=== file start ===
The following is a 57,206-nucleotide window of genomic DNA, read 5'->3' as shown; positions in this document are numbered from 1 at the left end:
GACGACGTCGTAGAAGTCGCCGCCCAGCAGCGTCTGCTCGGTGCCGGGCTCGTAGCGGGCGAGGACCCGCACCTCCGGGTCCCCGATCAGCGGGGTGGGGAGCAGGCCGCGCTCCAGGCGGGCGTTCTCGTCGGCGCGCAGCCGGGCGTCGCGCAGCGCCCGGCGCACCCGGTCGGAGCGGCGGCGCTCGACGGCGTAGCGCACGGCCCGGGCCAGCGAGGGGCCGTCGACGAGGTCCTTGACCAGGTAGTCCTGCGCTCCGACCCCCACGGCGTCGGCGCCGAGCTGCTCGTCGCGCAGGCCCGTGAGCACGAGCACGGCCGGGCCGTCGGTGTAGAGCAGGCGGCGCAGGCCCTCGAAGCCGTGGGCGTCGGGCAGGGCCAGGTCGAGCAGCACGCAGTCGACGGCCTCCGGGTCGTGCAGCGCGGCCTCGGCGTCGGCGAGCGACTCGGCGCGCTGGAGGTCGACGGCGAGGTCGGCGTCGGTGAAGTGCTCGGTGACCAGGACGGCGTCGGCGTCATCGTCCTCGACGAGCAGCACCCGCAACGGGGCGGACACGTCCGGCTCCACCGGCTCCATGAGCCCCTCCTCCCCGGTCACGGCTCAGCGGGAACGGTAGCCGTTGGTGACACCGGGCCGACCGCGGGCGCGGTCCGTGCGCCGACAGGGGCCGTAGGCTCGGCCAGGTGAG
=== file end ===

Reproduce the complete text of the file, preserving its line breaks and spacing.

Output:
The following is a 57,206-nucleotide window of genomic DNA, read 5'->3' as shown; positions in this document are numbered from 1 at the left end:
GACGACGTCGTAGAAGTCGCCGCCCAGCAGCGTCTGCTCGGTGCCGGGCTCGTAGCGGGCGAGGACCCGCACCTCCGGGTCCCCGATCAGCGGGGTGGGGAGCAGGCCGCGCTCCAGGCGGGCGTTCTCGTCGGCGCGCAGCCGGGCGTCGCGCAGCGCCCGGCGCACCCGGTCGGAGCGGCGGCGCTCGACGGCGTAGCGCACGGCCCGGGCCAGCGAGGGGCCGTCGACGAGGTCCTTGACCAGGTAGTCCTGCGCTCCGACCCCCACGGCGTCGGCGCCGAGCTGCTCGTCGCGCAGGCCCGTGAGCACGAGCACGGCCGGGCCGTCGGTGTAGAGCAGGCGGCGCAGGCCCTCGAAGCCGTGGGCGTCGGGCAGGGCCAGGTCGAGCAGCACGCAGTCGACGGCCTCCGGGTCGTGCAGCGCGGCCTCGGCGTCGGCGAGCGACTCGGCGCGCTGGAGGTCGACGGCGAGGTCGGCGTCGGTGAAGTGCTCGGTGACCAGGACGGCGTCGGCGTCATCGTCCTCGACGAGCAGCACCCGCAACGGGGCGGACACGTCCGGCTCCACCGGCTCCATGAGCCCCTCCTCCCCGGTCACGGCTCAGCGGGAACGGTAGCCGTTGGTGACACCGGGCCGACCGCGGGCGCGGTCCGTGCGCCGACAGGGGCCGTAGGCTCGGCCAGGTGAG